Just when the Dow Jones Industrial (DJI) started a strong rebound from the last trading day of October and rallied for nearly 2000 points, trend reversal began on 12th November, seeing a collapse of 602 points. The technology indicator Nasdaq Composite Index saw a 2.8% decline on the same day, led by Apple and its suppliers which their future orders have caused alarmed. The crude oil price has fallen from above $70 a month ago to $55 in mid-November. It has entered a bear territory, even though some forecast that oil could breach $100 in year-end. Indeed, the recent volatility has much to do with the market’s concerns of rising rates, slowing global growth and the impact of the trade war between US and China. As of now, many have advocated it’s time to sell everything and wait for the crash so that you can buy back at much lower prices.
However, is the crash really coming? What if it doesn’t and the recent sell down is merely a healthy correction? Before we delve into it, let’s have a look at our portfolio performance in these two volatile months:
The portfolio above has showed a gain of 219% since November 2015, which is a bit lower compared to last month of 228%. We have added a company in our portfolio in November.
Bought RANHILL (5272)
Via its subsidiary SAJ Ranhill Sdn Bhd, Ranhill is the exclusive provider of source-to-tap water in Johor. It holds an exclusive license by the government, which enables the company to complete the cycle of potable water supply services from sourcing and treatment of raw water to consumers, and the maintenance of the water supply. There are four highlights of Ranhill:
- Its monopoly position of water treatment and supply in Johor state.
- Attractive valuation at PE of 11 at RM0.99. This is especially so as a utility company with competitive advantage.
- High dividend yield at 7% (at the time of purchase), paying on quarter basis, is deemed appealing in times of uncertainty.
- Its growth catalysts include the scheduled rate hike for Johor water, water-sewerage integration, potential Non-Revenue Water (NRW) contract wins.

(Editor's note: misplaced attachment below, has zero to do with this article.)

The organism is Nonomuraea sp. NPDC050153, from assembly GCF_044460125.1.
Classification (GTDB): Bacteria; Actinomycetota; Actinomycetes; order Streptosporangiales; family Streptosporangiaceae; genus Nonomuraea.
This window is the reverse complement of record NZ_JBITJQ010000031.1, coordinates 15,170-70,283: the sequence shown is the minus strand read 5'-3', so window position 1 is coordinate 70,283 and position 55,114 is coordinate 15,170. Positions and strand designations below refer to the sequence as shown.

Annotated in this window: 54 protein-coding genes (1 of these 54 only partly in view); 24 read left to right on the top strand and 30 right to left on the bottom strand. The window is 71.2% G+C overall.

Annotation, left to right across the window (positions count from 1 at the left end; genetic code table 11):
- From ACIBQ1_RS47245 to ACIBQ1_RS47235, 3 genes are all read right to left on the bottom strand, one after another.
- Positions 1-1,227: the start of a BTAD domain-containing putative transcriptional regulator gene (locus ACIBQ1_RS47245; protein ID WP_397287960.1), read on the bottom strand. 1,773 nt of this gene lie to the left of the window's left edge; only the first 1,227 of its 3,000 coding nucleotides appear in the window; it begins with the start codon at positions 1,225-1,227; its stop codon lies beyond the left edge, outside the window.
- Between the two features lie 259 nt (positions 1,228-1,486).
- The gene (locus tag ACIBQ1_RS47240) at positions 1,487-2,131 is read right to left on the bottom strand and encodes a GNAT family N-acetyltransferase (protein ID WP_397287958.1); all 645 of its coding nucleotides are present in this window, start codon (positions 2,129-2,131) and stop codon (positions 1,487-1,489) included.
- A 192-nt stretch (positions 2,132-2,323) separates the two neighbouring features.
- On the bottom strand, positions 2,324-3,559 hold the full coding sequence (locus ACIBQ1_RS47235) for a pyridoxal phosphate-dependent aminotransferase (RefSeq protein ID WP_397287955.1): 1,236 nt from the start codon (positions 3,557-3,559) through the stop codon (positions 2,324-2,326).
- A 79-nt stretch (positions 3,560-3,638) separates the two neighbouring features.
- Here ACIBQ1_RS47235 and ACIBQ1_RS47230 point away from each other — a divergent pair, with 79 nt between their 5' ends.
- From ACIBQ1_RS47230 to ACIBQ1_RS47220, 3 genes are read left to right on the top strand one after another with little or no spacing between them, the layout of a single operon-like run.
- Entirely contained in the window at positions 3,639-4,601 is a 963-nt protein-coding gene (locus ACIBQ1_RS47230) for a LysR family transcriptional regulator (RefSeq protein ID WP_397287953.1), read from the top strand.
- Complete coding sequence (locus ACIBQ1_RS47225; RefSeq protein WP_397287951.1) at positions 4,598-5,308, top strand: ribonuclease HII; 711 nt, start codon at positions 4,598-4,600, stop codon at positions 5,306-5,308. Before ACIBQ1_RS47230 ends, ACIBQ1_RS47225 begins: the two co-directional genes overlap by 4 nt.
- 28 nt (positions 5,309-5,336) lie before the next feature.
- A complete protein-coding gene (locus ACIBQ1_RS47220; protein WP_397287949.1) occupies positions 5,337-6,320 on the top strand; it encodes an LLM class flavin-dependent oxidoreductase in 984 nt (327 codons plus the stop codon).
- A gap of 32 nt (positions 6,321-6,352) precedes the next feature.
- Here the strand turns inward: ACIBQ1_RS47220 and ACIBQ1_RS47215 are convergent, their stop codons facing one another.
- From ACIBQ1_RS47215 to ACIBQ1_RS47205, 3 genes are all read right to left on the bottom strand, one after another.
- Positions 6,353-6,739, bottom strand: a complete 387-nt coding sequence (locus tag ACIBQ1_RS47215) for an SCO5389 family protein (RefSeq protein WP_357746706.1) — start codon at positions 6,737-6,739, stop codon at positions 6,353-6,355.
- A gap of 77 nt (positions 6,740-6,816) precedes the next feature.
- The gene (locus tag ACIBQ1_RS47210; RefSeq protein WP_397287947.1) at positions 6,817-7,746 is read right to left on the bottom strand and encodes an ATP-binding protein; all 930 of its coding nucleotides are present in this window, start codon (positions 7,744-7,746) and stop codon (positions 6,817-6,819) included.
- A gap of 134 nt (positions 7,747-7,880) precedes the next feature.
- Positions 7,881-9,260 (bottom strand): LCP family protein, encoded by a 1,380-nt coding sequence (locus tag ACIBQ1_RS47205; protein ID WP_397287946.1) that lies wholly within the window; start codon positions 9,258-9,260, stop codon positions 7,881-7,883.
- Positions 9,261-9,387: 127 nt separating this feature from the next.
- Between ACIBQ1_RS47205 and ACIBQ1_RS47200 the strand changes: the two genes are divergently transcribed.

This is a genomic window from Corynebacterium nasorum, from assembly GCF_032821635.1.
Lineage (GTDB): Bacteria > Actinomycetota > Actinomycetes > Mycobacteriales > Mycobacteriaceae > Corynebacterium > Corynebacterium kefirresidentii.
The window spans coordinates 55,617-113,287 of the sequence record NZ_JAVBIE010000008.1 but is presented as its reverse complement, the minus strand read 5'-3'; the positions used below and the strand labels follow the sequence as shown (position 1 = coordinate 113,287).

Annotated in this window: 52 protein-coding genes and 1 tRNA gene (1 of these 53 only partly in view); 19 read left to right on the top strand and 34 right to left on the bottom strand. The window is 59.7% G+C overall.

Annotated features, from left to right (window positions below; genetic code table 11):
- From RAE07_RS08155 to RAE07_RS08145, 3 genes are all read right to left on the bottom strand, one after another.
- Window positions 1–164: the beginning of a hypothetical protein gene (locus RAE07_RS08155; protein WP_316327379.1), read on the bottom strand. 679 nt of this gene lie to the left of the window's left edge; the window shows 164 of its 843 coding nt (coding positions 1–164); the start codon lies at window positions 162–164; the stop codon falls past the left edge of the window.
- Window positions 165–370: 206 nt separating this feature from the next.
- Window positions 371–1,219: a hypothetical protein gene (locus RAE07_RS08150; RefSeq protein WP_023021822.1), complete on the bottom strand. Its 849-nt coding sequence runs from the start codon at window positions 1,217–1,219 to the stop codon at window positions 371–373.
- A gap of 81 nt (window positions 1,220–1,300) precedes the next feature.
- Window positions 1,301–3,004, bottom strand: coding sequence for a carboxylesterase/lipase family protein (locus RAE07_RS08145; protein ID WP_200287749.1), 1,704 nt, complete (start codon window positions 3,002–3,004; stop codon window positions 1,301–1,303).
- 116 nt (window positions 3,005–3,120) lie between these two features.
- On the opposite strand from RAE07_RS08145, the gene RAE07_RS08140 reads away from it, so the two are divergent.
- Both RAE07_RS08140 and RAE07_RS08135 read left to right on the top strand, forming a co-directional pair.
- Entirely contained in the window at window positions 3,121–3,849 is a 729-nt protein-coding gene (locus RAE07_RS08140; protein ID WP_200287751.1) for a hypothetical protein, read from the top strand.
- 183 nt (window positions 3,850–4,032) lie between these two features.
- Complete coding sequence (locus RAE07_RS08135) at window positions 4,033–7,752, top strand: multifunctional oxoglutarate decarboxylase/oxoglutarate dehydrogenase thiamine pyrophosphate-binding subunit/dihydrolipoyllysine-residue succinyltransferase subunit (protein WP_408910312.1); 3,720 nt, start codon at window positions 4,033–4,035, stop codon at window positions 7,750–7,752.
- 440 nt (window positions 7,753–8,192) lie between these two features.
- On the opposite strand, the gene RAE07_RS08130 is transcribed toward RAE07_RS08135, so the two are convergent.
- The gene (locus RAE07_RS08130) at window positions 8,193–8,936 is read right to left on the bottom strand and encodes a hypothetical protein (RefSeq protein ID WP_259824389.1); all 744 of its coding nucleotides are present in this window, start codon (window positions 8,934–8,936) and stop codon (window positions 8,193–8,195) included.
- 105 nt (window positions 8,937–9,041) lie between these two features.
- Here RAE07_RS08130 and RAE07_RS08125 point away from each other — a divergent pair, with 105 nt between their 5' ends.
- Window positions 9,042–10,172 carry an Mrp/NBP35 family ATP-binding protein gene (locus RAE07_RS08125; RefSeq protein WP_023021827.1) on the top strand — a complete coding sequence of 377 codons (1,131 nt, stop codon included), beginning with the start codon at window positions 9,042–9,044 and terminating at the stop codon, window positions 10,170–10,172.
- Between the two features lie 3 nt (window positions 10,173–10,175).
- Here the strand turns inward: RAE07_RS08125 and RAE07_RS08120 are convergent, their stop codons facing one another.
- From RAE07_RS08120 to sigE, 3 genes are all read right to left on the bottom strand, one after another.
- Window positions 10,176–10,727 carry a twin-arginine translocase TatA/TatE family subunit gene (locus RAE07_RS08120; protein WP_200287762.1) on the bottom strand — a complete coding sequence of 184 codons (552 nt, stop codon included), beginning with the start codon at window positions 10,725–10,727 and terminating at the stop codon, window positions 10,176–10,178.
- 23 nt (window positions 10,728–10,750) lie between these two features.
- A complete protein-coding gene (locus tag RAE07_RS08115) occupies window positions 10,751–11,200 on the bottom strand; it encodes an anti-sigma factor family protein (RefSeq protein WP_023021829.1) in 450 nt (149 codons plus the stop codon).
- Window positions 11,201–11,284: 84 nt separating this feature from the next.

We bought 45000 shares of Ranhill at RM0.99, which is an investment of RM44550. With the cash brought forward, our new cash level is now at RM3645.
What causes the bear market?
To answer this question, we need to go back to fundamentals, as the stock market is a barometer to the economy. If the economy will do badly, or it has showed signs of deteriorating, the stock market will go down first. So, is the US economy doing badly, or showing signs of worsening?
In fact, it’s quite the opposite. The rate hikes of the US Federal Reserve bank means that the US economy is recovering, and this act is meant to curb inflation to prevent the economy from overheating. Let’s look at some numbers. According to US Labor Department, the US wages hit nine-year high in October and grew at an annual rate of 3.1%. In addition, the US unemployment rate has gone down steadily from 4.1% in January to 3.7% in October this year. This is echoed by its quarterly released GDP, which has grown from 1.8% in January to 3.5% in quarter 3 this year. All these are signs of stronger economy, which has inevitably made the reserve bank to increase interest rate for this and next year.
Technically, the US market is not yet in the bear territory because a bear market is defined as a fall of 20% from the peak. For instance, if the Dow Jones Industrial (DJI) average has ever reached 26951 points as the highest, 20% means 5390 points. So for the bear market to occur, the DJI has to fall below 21560, which we are 3500 points away at the time of writing. I am not saying the bear will or will not come soon. My point is that for the bear to come, I believe the economy needs to show signs of weakening, which we are yet to see.
So, instead of guessing whether the crash is coming, why not be prepared based on the scenarios of ‘yes’ and ‘no’. Let us explore the feasible actions to take in both scenarios in the next issue.